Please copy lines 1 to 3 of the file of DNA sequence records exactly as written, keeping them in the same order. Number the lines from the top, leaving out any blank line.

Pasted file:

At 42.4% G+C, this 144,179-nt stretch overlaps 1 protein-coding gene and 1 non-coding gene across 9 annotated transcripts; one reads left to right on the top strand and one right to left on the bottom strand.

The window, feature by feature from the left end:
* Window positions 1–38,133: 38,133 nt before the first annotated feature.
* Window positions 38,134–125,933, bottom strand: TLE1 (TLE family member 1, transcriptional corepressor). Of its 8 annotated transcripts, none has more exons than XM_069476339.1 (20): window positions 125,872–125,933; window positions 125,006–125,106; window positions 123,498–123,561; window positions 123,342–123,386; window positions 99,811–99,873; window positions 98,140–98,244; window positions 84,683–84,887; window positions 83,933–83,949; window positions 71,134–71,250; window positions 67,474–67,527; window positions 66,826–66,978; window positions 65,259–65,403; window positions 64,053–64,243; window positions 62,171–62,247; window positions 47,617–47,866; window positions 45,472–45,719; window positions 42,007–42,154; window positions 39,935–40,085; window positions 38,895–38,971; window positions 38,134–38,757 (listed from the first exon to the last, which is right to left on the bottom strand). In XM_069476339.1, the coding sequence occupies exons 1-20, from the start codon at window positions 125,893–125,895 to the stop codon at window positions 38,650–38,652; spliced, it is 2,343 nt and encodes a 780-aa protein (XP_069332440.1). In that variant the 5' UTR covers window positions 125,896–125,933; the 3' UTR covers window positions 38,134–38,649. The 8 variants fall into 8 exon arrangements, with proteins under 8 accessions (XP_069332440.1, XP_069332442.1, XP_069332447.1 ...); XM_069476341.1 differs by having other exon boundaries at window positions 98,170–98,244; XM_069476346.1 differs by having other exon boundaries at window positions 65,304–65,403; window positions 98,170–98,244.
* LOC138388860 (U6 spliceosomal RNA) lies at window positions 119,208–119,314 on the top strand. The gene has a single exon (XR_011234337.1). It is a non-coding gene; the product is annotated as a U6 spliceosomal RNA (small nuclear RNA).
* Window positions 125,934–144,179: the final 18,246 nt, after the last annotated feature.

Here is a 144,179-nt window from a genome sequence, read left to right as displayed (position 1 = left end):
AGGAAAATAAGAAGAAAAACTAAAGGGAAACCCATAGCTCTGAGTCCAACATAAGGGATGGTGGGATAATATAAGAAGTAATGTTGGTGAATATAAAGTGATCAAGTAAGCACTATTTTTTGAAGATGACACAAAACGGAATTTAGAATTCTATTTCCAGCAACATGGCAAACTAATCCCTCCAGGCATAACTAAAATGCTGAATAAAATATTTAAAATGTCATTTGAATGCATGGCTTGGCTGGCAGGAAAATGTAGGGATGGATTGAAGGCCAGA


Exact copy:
At 42.4% G+C, this 144,179-nt stretch overlaps 1 protein-coding gene and 1 non-coding gene across 9 annotated transcripts; one reads left to right on the top strand and one right to left on the bottom strand.

The window, feature by feature from the left end:
* Window positions 1–38,133: 38,133 nt before the first annotated feature.